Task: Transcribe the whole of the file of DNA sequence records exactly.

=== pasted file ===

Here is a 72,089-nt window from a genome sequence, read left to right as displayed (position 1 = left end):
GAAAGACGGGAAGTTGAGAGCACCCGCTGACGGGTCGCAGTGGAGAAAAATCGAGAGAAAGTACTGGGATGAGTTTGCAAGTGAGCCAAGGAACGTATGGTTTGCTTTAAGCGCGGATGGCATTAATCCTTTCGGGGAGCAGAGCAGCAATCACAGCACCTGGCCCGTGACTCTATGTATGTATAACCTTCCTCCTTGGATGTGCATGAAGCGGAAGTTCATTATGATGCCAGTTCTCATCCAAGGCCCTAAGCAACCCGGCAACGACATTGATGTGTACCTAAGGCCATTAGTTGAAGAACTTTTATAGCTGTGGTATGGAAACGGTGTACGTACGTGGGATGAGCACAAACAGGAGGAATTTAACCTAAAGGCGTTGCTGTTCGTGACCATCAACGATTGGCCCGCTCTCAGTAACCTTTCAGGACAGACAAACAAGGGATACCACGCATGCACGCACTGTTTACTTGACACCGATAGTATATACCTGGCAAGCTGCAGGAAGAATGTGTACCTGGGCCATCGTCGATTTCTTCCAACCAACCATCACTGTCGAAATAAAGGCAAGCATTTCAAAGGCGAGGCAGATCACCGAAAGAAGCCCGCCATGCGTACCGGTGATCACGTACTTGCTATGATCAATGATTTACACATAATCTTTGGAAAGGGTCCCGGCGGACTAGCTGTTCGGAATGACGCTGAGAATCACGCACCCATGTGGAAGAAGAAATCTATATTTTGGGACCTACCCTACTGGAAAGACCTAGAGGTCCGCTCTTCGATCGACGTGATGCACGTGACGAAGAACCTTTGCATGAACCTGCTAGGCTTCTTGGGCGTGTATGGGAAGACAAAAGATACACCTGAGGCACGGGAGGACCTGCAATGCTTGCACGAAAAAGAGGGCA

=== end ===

Here is a 72,089-nt window from a genome sequence, read left to right as displayed (position 1 = left end):
GAAAGACGGGAAGTTGAGAGCACCCGCTGACGGGTCGCAGTGGAGAAAAATCGAGAGAAAGTACTGGGATGAGTTTGCAAGTGAGCCAAGGAACGTATGGTTTGCTTTAAGCGCGGATGGCATTAATCCTTTCGGGGAGCAGAGCAGCAATCACAGCACCTGGCCCGTGACTCTATGTATGTATAACCTTCCTCCTTGGATGTGCATGAAGCGGAAGTTCATTATGATGCCAGTTCTCATCCAAGGCCCTAAGCAACCCGGCAACGACATTGATGTGTACCTAAGGCCATTAGTTGAAGAACTTTTATAGCTGTGGTATGGAAACGGTGTACGTACGTGGGATGAGCACAAACAGGAGGAATTTAACCTAAAGGCGTTGCTGTTCGTGACCATCAACGATTGGCCCGCTCTCAGTAACCTTTCAGGACAGACAAACAAGGGATACCACGCATGCACGCACTGTTTACTTGACACCGATAGTATATACCTGGCAAGCTGCAGGAAGAATGTGTACCTGGGCCATCGTCGATTTCTTCCAACCAACCATCACTGTCGAAATAAAGGCAAGCATTTCAAAGGCGAGGCAGATCACCGAAAGAAGCCCGCCATGCGTACCGGTGATCACGTACTTGCTATGATCAATGATTTACACATAATCTTTGGAAAGGGTCCCGGCGGACTAGCTGTTCGGAATGACGCTGAGAATCACGCACCCATGTGGAAGAAGAAATCTATATTTTGGGACCTACCCTACTGGAAAGACCTAGAGGTCCGCTCTTCGATCGACGTGATGCACGTGACGAAGAACCTTTGCATGAACCTGCTAGGCTTCTTGGGCGTGTATGGGAAGACAAAAGATACACCTGAGGCACGGGAGGACCTGCAATGCTTGCACGAAAAAGAGGGCA